Sikorski explained, “My thesis is this: contrary to received wisdom, dictatorships also have public opinion and dictatorships are usually more cowardly than democrats. That is why fundamental economic reform under dictatorships – in Chile for example – is the exception, not the rule. It is usually the democrats who have to tidy up the mess, including economic mess, left by dictatorships.”

The club of rich democracies is not easy to join, per a recent piece in the Economist, but those who get in tend to stay there. Since the dawn of industrialisation, no advanced capitalist democracy has fallen out of the ranks of high-income countries or regressed permanently into authoritarianism.

This is not a coincidence, say Torben Iversen of Harvard University and David Soskice of the London School of Economics, in their recent book, “Democracy and Prosperity”. Rather, they write, in advanced economies democracy and capitalism tend to reinforce each other, as I’ve been saying. It is a reassuring message, but one that will face severe tests in years to come.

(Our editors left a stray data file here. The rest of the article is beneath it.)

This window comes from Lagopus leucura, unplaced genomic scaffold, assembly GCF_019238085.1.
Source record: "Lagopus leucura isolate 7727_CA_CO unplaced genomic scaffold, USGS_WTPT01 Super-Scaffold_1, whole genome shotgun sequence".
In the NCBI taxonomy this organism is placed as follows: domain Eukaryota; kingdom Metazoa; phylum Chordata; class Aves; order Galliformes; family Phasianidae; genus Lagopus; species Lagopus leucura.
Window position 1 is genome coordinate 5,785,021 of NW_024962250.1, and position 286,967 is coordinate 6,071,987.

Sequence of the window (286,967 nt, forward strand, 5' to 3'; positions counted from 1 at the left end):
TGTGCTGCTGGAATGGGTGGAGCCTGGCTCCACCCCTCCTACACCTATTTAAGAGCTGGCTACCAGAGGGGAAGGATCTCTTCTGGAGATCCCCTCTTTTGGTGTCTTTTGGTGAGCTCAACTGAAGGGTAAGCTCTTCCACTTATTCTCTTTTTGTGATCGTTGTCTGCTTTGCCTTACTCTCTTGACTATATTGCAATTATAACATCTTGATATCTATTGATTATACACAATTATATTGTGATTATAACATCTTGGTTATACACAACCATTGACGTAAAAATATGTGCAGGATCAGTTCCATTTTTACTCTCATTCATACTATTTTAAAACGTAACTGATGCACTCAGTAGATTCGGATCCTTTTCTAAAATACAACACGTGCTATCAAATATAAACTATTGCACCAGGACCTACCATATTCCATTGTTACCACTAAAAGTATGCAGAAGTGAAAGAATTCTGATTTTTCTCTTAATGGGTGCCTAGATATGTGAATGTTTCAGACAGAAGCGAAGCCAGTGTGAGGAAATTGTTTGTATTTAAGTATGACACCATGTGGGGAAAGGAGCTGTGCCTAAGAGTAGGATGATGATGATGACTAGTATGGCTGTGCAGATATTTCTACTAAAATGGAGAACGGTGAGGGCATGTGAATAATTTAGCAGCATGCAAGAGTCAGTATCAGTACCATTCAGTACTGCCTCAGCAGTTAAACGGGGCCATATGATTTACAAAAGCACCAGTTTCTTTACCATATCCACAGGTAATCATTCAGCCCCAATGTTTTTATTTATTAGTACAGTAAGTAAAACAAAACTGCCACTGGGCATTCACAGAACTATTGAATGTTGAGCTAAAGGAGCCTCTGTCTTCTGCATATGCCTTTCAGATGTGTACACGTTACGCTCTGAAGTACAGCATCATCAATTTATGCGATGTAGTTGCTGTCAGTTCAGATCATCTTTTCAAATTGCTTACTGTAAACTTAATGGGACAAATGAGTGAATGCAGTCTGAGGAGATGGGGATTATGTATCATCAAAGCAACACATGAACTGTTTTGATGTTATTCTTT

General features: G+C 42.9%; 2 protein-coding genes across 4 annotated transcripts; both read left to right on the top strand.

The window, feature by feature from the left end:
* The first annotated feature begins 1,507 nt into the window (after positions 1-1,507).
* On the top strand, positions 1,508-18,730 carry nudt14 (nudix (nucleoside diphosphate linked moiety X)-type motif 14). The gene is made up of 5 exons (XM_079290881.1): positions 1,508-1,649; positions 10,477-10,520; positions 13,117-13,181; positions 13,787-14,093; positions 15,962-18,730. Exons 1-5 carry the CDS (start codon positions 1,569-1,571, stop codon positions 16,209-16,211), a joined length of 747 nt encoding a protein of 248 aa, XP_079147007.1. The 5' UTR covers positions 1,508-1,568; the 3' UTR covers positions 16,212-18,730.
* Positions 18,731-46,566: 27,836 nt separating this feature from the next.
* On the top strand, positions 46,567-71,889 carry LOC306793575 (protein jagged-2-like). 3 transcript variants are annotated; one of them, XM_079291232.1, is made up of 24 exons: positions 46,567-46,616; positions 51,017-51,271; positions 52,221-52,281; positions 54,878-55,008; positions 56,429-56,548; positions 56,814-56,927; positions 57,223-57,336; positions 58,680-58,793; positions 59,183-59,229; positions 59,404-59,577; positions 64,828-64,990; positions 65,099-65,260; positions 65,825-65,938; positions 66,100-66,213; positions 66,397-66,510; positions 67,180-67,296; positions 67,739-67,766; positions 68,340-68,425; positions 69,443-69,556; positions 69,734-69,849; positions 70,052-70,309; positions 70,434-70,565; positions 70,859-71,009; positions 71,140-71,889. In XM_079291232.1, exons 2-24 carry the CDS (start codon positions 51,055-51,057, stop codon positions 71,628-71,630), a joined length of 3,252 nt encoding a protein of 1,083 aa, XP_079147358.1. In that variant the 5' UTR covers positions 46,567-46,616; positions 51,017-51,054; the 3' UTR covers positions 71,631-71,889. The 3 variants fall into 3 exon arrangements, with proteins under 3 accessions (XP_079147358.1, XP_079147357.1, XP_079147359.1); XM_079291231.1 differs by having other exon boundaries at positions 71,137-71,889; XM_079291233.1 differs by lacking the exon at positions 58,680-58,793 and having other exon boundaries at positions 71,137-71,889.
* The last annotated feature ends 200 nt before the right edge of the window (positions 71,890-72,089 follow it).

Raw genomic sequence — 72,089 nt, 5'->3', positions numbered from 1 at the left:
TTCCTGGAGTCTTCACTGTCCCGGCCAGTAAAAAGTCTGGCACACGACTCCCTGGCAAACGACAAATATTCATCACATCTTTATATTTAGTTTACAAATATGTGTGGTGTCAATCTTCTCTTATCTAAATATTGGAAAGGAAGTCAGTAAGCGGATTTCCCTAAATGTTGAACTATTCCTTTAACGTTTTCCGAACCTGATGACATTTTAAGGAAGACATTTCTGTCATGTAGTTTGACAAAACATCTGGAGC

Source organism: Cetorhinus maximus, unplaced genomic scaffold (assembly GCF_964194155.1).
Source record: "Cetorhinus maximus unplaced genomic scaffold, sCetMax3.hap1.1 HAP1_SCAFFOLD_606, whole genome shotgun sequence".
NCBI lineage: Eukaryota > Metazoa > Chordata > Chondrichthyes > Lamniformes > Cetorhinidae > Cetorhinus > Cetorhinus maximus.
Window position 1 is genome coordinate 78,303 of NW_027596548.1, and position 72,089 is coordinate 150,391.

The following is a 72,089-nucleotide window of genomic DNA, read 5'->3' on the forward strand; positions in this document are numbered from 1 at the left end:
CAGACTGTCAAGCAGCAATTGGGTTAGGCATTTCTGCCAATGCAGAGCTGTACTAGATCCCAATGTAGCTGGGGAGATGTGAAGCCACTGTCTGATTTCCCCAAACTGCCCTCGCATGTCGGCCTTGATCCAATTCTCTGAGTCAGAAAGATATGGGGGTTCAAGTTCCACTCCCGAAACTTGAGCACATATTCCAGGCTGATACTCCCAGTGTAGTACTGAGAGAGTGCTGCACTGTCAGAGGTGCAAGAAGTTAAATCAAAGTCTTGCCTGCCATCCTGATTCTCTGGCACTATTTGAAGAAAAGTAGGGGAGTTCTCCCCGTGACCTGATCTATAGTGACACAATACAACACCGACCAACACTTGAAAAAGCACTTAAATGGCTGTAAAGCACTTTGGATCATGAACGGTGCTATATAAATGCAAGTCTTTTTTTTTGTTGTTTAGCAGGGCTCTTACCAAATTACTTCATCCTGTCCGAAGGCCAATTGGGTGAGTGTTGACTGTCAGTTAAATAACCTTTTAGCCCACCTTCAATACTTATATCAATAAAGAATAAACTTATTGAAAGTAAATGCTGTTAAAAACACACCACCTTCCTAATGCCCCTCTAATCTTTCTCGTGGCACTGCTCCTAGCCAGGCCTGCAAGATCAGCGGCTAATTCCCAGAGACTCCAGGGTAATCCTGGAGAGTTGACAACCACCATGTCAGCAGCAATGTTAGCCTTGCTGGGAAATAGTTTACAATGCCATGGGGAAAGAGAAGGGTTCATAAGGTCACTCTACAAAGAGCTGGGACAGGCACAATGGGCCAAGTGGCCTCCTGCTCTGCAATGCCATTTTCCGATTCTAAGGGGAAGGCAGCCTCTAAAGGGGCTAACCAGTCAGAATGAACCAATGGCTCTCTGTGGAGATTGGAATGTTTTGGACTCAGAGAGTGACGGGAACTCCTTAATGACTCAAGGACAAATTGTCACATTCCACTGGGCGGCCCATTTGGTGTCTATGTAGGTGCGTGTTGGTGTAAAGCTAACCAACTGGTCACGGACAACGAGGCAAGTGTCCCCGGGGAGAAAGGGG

What are those tests? The largest may be how to grow an economy that benefits more of the middle and lower-income classes with greater government-funded programs, such as happened with the New Deal. That obviously hasn’t been the case since 2009 and the recovery from the Great Recession. It is already being tried successfully in many Northern European countries that reward its citizens with a larger social safety net, shorter working hours, and more leisure time.

Professor Stiglitz, Torben Iversen, David Soskice and a growing number of economists show just how liberal democracies have survived multiple wars and global recessions; by modernizing capitalism to fit modern needs. Perhaps “capitalism is the worst economic system, except for all the others,” to paraphrase Winston Churchill’s famous aphorism.

Harlan Green © 2019

Follow Harlan Green on Twitter: https://twitter.com/HarlanGreen

About populareconomicsblog

Harlan Green is editor/publisher of PopularEconomics.com, and content provider of 3 weekly columns to various blogs--Popular Economics Weekly and The Huffington Post